Dances with Wolves

Dances with Wolves (1990)

28 mistakes

(12 votes)

Factual error: When Lt. Dunbar gets to the Fort, they show a dove in the rafters. It is a domestic Ringed Turtle-Dove or domesticated Barbary (African Collared) Dove. They likely did not have those doves at the Fort, but rather should have been a Mourning Dove. Rock Doves and chickens were common domestic animals brought for food.

Continuity mistake: When Dunbar 1st finds a bloodied Stands with a Fist mourning on the prairie she has long hair extensions. When he carries her back to the tribe her hair is shoulder length.

Continuity mistake: The Civil War battle scene has trees already turning fall colors, and the cornfield is already showing frost damage with dying top leaves. The likely timing for scenery such as this would be about mid to late September. There wouldn't be enough time for Dunbar's leg to heal, then travel 1000 miles west, then establish rapport with the Sioux, then go on a buffalo hunt, then move to winter quarters before snow flies.

Upvote valid corrections to help move entries into the corrections section.

Suggested correction: Maybe he recovered over fall and winter, then traveled west in spring?

dizzyd

Continuity mistake: When Timmons is being shot by the Pawnee there is one part where he has 3 arrows in him. The scene switches and quickly goes back to him and now he has 4 arrows. No other shots were taken.

Family5

Factual error: When Dunbar saves the native American boy from the charging injured buffalo he jumps off, asks if he's all right then makes two repeated shots from his Henry rifle without cocking the lever. Only special safari guns did that, at a later date.

Revealing mistake: Costner is supposed to be nude after he gets out of the water and is watching Kicking Bird wandering around in his camp; however, a close look in the lower left of the scene will show Costner is wearing skin-colored panty hose. The elastic waist band is quite visible, cropping didn't get it all out. (00:54:20)

Factual error: In a scene where Dunbar is at the fort and a Henry 1860 rifle is lying on a firing port, there appears to be a long cartridge similar to 45/70 or.50 Govt with the rifle. The Henry 1860 rifle at the time used .44 Henry cartridges which were significantly shorter. (00:41:55)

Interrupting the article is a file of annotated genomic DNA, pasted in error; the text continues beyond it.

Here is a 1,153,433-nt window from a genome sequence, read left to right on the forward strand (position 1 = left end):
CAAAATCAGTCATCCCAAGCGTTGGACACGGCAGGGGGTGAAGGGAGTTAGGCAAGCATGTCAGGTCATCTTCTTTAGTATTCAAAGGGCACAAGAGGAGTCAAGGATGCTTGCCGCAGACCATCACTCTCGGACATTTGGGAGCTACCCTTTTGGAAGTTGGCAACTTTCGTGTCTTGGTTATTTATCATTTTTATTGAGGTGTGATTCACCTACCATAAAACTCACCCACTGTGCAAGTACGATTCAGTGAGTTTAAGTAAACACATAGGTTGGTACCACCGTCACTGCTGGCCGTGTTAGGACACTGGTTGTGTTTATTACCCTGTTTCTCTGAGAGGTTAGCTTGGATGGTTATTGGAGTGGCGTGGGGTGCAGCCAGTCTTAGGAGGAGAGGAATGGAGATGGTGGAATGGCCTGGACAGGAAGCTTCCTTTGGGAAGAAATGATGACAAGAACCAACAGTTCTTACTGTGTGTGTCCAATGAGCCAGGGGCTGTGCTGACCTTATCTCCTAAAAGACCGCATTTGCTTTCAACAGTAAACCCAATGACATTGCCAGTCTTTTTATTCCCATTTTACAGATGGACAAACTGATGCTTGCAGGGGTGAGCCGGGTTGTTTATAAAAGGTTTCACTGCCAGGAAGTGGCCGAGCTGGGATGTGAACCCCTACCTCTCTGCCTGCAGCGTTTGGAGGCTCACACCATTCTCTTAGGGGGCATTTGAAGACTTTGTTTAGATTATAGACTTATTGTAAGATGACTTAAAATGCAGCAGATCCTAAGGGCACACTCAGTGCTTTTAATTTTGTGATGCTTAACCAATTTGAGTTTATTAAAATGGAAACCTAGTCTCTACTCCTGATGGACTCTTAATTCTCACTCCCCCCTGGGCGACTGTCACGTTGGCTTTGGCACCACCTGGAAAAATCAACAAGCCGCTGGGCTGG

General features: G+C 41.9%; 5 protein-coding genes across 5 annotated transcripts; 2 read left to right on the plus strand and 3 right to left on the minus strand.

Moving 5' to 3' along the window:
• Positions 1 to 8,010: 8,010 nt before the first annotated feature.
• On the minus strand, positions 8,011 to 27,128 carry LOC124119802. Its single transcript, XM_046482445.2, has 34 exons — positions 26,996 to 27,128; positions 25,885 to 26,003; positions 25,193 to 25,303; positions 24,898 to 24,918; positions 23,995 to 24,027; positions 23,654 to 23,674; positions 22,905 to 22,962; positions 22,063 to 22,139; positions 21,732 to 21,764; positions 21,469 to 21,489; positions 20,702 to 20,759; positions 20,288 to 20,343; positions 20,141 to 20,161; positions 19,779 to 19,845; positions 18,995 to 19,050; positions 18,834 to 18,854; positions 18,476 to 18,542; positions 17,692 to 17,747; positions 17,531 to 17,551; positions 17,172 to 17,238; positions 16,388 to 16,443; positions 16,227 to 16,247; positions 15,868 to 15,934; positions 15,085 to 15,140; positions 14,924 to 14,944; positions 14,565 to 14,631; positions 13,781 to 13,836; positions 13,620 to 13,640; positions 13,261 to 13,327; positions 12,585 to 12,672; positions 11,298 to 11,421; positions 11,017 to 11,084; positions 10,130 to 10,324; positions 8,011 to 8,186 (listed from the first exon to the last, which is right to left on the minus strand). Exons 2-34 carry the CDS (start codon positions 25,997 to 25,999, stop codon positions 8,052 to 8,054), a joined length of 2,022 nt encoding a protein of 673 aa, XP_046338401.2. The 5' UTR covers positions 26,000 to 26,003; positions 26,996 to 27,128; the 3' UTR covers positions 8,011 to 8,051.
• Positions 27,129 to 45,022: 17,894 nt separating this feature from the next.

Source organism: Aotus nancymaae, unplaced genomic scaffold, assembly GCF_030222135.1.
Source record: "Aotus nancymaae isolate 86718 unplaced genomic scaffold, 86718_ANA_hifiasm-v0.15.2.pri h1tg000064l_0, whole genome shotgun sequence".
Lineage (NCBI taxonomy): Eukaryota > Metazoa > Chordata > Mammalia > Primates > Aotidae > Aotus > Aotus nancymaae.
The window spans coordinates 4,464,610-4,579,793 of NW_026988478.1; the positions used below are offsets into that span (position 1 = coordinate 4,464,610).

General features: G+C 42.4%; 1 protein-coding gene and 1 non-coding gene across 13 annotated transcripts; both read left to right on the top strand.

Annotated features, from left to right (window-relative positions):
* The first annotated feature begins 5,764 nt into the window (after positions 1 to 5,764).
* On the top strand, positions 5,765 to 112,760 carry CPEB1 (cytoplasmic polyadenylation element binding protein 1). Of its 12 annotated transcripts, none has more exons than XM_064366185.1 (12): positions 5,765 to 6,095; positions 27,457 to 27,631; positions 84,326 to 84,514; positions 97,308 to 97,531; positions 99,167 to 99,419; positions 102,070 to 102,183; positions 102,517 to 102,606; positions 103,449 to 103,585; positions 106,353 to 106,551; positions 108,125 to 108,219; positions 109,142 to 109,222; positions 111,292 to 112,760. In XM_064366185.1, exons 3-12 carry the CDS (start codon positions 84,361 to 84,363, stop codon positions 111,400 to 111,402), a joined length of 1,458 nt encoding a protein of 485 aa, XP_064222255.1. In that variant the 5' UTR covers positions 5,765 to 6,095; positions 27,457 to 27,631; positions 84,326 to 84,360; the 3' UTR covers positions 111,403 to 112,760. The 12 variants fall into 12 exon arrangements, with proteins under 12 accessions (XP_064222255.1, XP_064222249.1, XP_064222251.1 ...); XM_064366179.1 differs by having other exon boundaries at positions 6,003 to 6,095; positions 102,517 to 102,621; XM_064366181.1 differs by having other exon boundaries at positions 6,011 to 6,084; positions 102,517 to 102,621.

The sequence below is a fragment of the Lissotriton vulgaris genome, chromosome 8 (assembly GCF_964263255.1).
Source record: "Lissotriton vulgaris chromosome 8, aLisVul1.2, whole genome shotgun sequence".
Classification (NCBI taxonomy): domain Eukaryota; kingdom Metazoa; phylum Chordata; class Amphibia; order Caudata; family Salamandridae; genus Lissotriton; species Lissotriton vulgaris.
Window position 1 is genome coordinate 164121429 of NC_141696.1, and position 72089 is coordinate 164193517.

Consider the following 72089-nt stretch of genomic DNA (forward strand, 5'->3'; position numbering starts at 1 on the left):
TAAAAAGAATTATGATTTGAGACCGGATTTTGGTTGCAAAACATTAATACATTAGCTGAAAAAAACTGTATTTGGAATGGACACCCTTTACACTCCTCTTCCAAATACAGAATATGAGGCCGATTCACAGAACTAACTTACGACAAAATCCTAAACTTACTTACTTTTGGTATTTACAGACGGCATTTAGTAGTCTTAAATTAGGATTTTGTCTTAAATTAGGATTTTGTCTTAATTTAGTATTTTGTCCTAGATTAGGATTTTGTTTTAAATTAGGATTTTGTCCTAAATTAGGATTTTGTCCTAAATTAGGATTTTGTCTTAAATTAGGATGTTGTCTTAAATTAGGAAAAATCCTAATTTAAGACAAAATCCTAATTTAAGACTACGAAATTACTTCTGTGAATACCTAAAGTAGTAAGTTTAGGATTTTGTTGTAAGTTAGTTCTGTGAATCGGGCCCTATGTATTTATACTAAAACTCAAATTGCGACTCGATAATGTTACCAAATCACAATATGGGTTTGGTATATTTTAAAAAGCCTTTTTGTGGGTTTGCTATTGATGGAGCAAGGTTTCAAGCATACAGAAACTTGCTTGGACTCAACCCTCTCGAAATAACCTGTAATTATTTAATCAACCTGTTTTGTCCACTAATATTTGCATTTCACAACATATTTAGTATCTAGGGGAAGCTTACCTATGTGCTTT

Factual error: When Dunbar is leaving for his assignment, the officer holds a gun to his head to commit suicide. He's facing the camera with the gun screen left and a window screen right. If he shoots himself in the head from that position as implied, the bullet would have gone through his head and blown out the window, which the viewer sees intact after the shot when Dunbar looks back at the sound.

kaevanoff
Upvote valid corrections to help move entries into the corrections section.

Suggested correction: The bullet could easily have ricocheted off either side of his skull and gone another direction.

LorgSkyegon

Major Fambrough: Sir knight? I've just pissed in my pants... and nobody can do anything about it.

More quotes from Dances with Wolves

Trivia: For his portrait of the Indians (which was radically different from all the earlier movies), Costner was made an honorary tribe member of the real-life Sioux.

More trivia for Dances with Wolves

Question: Why did Dunbar's superior kill himself as Dunbar was being taken to his new post?

Answer: He was mentally disturbed and was depressed about being assigned to a "dead end" post with no chance at advancement. Dunbar, the hero, choosing to be assigned to the frontier, just pushed the poor soul over the edge.

Mark English

In a word, the disease syphilis. The urinary tract problems and the Insanity are possible side effects.

What are you basing this on? What in the movie indicates that he has syphilis?

Answer: Dunbar's superior supported the British ("The King is dead... Long live the King" said with a heavy British accent) and was likely a closet-case Redcoat his entire US military career. It was not rare and many suicides were a result of that.

This claim is not supported by the movie. "The King is dead. Long live the King" is a common idiom referring to the passing of power to someone new. It most definitely does not literally refer to the English King. The movie is set in the middle of Queen Victoria's reign. As for your assertion that there were a large number of English loyalists in the Union Army three generations after the Revolutionary War seems highly unlikely. Can you cite evidence of this?

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